An original copy of the Magna Carta has been discovered in a scrapbook in Kent, England.
The tattered document dates back to 1300, 85 years after King John of England was compelled to sign the first agreement limiting the rights of kings. This version was issued by King Edward I (King John's grandson), who was under pressure from the church and the barons to reaffirm good governance, said Sophie Ambler, a research associate with the Magna Carta Project.
"Nobody knew it was there," Ambler said of the damaged document. "This Magna Carta had been stuck into a scrapbook by a Victorian official from the British Museum at the end of the 19th century."
Limiting the king
The copy was then placed in the Sandwich archive in Kent, where it was forgotten, Ambler told Live Science. Its rediscovery was sparked by the efforts of researchers with the Magna Carta Project, who are investigating the history of the Magna Carta in the lead-up to its 800th anniversary this year. The leader of the project, the University of East Anglia's Nicholas Vincent, asked a historian in Kent to look up Sandwich's Charter of the Forest, a complementary document to the Magna Carta. In the process, the historian found the forgotten edition of the Magna Carta.
Often considered a precursor to modern constitutional law, the Magna Carta was first affirmed on June 15, 1215, by a beleaguered King John, who faced an uprising by a group of powerful barons upset over taxation. The charter limited the king's power and set limits on taxation, also establishing rights to justice. Four copies of the original 1215 Magna Carta survive, including a badly burnt document held at the British Library. [See Photos of the Burnt Magna Carta]
After King John, England's kings periodically reaffirmed and reissued the Magna Carta, as was the case with this version. The new copy brings the total number of surviving 13th-century versions to 24, Ambler said. The newly discovered edition is the seventh surviving copy from the year 1300.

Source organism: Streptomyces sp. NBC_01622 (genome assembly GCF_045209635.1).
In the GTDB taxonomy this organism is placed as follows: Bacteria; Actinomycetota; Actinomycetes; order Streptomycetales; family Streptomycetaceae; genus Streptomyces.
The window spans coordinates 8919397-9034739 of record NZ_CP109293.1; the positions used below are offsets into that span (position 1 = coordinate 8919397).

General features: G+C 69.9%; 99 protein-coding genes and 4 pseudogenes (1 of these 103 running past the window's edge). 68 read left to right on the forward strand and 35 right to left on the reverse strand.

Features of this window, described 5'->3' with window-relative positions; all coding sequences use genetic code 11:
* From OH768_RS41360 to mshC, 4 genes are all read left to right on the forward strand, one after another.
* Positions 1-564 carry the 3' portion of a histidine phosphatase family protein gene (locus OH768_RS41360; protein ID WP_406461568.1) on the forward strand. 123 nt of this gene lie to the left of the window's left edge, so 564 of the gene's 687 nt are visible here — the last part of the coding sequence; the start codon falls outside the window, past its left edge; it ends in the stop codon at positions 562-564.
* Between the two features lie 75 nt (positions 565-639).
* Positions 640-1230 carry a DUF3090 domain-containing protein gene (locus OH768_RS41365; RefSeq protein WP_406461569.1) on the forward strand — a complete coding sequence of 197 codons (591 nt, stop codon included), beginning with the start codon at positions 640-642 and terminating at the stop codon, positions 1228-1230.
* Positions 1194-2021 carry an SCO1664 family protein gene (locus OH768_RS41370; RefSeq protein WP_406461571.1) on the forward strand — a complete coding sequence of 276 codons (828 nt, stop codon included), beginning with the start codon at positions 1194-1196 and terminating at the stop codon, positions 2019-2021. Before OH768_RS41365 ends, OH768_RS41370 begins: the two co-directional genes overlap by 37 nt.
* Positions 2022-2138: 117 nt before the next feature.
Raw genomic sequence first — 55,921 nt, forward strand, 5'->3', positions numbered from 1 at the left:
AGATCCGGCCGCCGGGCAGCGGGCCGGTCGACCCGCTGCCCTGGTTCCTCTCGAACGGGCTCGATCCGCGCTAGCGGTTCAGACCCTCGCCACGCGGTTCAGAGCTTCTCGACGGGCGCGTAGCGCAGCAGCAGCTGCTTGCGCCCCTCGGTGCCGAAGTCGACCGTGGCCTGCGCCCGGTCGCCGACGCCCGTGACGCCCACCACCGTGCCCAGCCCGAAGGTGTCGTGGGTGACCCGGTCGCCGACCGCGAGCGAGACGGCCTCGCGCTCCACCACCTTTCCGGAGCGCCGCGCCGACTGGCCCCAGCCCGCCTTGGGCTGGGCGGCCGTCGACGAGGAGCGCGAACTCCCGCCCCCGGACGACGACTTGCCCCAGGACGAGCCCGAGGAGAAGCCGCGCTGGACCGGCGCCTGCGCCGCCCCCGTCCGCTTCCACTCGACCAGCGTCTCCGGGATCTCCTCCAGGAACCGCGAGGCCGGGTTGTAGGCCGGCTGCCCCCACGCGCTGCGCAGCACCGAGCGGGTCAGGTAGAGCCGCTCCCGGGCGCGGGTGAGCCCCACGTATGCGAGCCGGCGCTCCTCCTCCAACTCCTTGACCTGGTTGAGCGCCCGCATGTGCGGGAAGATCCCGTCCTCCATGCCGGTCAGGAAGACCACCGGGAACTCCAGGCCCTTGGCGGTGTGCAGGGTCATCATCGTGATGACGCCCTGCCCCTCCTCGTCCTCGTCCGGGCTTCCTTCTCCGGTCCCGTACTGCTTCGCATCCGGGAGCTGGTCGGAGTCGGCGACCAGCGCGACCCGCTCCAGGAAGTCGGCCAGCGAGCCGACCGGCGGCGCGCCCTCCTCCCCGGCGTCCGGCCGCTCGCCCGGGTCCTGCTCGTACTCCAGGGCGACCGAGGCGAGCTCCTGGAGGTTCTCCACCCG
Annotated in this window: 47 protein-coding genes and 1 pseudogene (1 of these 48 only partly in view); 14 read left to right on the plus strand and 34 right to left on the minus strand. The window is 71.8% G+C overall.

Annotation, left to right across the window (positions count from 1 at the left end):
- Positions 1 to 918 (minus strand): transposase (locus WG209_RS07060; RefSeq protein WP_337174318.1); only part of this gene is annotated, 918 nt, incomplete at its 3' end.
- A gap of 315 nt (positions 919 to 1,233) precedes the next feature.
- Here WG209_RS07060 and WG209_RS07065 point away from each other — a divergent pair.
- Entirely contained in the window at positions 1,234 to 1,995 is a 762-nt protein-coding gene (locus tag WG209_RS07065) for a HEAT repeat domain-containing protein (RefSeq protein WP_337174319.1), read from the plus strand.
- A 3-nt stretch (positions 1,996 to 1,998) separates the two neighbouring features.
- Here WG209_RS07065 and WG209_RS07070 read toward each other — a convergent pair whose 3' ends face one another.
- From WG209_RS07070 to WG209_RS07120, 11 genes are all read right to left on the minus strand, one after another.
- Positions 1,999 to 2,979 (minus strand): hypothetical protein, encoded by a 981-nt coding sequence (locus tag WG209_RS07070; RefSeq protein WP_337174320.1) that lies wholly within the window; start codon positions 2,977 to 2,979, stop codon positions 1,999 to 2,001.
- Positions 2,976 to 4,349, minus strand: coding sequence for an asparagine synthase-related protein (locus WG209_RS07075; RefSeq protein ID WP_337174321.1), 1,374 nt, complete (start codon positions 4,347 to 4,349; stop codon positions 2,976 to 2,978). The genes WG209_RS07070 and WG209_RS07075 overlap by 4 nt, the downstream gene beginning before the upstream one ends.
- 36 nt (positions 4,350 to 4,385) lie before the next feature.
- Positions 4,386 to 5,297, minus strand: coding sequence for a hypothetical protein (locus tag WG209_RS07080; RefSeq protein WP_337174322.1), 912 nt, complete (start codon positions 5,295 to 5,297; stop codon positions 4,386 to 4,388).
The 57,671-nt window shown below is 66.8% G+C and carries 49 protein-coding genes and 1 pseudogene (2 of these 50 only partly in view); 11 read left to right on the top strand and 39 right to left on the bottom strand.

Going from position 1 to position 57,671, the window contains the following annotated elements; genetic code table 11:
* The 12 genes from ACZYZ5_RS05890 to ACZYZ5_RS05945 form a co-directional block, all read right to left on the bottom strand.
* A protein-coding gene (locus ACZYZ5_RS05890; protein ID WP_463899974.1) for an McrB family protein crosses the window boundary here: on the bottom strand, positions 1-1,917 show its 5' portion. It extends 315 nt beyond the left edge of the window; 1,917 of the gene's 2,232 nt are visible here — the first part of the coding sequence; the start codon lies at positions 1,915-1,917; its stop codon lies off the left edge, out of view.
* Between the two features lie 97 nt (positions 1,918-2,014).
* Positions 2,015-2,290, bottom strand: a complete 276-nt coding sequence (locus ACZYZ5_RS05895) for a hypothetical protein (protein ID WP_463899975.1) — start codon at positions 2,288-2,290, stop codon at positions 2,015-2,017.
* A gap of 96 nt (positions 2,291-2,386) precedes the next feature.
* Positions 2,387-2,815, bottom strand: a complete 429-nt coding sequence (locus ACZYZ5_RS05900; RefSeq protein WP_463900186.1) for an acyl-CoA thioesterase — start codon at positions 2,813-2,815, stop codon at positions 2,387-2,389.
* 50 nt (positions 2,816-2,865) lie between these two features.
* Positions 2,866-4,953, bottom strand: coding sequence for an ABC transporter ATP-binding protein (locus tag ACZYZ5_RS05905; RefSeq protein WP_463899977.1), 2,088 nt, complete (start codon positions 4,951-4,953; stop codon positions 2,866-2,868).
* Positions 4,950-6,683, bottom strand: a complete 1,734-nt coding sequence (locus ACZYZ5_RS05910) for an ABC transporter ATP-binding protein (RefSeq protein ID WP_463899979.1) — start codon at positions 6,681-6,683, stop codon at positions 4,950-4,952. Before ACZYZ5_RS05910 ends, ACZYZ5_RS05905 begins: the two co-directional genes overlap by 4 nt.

The charter is more than 1.6 feet (0.5 meters) long, but about one-third of the text is missing, according to the Magna Carta Project. Water damage has eaten away at the paper, and the royal seal is missing. Nevertheless, the date of issue survives at the bottom of the document, Ambler said. Determining the authenticity of the charter was relatively straightforward, she added: The layout, handwriting and text all match what would be expected from a Magna Carta of this time.
The document's discovery in Sandwich reveals that copies of the Magna Carta were distributed more widely than ever known, Ambler said. Sandwich was what is known as a "Cinque Port," a coastal town given exemptions from certain taxes and oversight in return for maintaining ships for the kingdom's defense needs.
"The fact that we had one [delivered] to the Cinque ports adds a whole other audience" for the Magna Carta, Ambler said.
The fate of the newly discovered Magna Carta is not yet known, but it is likely to stay in Kent, Ambler said. The county council hopes to display the document as a tourist draw, she added. The Magna Carta is currently being held at the Kent History and Library Centre in Maidstone, Murray Evans, spokesman for the Kent County Council, told Live Science.
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Stephanie Pappas is a contributing writer for Live Science, covering topics ranging from geoscience to archaeology to the human brain and behavior. She was previously a senior writer for Live Science but is now a freelancer based in Denver, Colorado, and regularly contributes to Scientific American and The Monitor, the monthly magazine of the American Psychological Association. Stephanie received a bachelor's degree in psychology from the University of South Carolina and a graduate certificate in science communication from the University of California, Santa Cruz.